It was rather impressive set of equipment that had been discharged from the van. A solar powered fridge would have kept the beers warm, so something for next time. Along with more beer.

Andy Storey leads Glenn Morgan

The evening saw a free pig roast, a bar and and a band (JJ Cale was the artist that came to mind) in the large marquee that they’d spent the day on Friday erecting. The Narberth Club had done an excellent job and they also put a lot of water on the track during the night.

After sitting around the fire discussing various bike deals (and stitch-ups) people had done I retired to bed. During the waking moments the burble of mutterings about bike parts, modifications etc continued all night. I awoke at 7h00 to hear this conversation continuing. Amazing stamina. However I’d subconciously got all the information I ever wanted to know about 1974 CZ swing arm lengths.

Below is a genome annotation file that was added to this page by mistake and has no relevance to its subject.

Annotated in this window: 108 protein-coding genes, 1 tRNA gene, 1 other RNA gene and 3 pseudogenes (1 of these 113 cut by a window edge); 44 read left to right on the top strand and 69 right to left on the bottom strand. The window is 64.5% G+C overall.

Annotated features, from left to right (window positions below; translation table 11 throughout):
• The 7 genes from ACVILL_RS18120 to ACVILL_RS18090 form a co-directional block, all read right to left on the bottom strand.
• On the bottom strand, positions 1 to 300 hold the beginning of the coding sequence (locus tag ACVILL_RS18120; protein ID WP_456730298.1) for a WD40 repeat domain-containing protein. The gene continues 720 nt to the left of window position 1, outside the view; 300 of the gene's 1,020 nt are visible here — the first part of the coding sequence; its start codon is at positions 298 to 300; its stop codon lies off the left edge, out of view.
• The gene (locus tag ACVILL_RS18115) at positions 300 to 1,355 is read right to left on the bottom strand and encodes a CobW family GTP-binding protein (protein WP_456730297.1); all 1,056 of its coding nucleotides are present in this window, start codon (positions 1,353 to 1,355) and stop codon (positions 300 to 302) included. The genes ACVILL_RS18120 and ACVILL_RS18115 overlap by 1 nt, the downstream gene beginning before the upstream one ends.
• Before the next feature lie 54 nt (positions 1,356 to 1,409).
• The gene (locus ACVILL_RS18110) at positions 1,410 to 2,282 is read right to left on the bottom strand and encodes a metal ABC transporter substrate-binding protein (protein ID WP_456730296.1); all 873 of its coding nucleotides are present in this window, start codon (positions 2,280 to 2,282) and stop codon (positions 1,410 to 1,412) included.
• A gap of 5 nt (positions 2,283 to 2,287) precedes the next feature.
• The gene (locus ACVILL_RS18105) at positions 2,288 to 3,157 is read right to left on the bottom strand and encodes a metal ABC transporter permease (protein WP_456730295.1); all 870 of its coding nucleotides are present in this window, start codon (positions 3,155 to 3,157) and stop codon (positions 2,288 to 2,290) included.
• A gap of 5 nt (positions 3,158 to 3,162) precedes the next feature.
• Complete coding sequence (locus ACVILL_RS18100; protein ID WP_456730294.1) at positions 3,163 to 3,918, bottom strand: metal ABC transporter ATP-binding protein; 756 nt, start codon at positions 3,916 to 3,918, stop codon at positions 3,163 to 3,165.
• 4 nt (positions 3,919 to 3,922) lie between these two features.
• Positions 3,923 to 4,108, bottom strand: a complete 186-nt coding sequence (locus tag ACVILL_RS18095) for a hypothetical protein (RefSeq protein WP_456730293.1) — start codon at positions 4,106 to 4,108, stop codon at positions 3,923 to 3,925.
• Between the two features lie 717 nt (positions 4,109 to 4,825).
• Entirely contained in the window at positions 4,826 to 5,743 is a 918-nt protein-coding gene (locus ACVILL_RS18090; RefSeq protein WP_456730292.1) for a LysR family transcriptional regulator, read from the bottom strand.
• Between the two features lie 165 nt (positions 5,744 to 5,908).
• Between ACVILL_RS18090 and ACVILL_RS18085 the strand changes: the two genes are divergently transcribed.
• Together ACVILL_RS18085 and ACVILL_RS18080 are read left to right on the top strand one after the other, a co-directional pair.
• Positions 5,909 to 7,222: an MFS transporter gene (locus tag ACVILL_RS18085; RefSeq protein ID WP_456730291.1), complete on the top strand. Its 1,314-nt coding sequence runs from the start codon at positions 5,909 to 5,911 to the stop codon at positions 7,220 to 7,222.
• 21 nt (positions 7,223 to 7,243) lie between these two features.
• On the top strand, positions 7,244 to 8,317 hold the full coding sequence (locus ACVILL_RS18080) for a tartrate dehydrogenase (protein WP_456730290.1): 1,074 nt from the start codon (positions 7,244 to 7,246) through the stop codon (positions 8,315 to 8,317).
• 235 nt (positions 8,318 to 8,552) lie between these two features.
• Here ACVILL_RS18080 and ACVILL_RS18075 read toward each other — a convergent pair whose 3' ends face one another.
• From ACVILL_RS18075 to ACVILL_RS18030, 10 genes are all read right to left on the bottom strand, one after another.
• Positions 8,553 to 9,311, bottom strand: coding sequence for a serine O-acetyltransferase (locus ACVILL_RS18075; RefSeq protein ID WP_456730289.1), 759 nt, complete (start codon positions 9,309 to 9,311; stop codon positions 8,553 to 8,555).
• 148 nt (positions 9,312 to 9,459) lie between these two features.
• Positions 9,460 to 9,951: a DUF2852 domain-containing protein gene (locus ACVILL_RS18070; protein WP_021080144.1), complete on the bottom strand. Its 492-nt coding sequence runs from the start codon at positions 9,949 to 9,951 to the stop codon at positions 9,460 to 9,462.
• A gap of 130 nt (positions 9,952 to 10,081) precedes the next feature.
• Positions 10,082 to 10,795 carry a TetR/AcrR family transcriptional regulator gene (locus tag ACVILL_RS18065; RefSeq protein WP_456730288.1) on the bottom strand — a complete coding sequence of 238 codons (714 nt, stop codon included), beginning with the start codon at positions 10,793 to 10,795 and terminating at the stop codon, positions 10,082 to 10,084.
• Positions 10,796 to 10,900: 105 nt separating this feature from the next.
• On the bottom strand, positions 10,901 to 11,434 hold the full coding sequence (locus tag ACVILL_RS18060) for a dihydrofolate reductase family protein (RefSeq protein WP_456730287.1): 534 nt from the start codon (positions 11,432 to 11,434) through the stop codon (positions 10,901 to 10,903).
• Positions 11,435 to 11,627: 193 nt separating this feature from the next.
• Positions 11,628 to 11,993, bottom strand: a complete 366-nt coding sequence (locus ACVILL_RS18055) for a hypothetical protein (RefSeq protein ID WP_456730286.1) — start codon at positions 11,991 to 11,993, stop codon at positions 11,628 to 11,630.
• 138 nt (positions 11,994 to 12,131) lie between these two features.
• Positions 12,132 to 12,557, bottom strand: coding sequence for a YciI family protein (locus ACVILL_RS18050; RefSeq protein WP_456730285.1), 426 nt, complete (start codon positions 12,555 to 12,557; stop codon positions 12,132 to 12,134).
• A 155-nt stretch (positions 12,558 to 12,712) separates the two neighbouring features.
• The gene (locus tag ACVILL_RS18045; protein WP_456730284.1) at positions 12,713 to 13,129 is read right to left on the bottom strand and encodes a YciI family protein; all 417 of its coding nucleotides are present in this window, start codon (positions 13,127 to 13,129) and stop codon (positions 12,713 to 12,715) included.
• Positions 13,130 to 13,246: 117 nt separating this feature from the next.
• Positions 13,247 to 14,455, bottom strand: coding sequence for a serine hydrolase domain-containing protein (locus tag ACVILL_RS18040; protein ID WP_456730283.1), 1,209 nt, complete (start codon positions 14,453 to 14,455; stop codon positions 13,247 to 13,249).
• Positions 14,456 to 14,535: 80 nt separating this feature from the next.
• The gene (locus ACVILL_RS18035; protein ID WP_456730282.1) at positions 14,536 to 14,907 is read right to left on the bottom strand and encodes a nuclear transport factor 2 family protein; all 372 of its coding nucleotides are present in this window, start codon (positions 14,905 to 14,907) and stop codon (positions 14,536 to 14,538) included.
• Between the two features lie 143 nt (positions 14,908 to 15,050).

Still talking....

Sunday saw a few more riders around, so each of the races in the block had 10-15 riders on the line, which was good, but should have been so many more. With nothing else on for this weekend, perhaps people saw Narberth as too far away from anywhere. Great track, great beaches nearby (for the missus and kids) as well as other attractions, it did seem a little odd. I guess Narberth is a long way from anywhere and a 4 hour drive from the M25. Maybe some better marketing and promotion, so will be interesting to see how Combe Martin is in August, as there is a fair bit of promotion going on there.

With the 500 now running, practice went to plan and looked forward to some good racing. Steve on his Triumph Metisse was riding well, once he’d blagged some parts for his front brake cable and scored in the Welsh Grand Prix, after Mitchell Harris, with a really great ride. Mark’s Cappra was misfiring and not running well and after a good first race which saw him mid pack, decided to give the other two races a miss.

Representing Belgium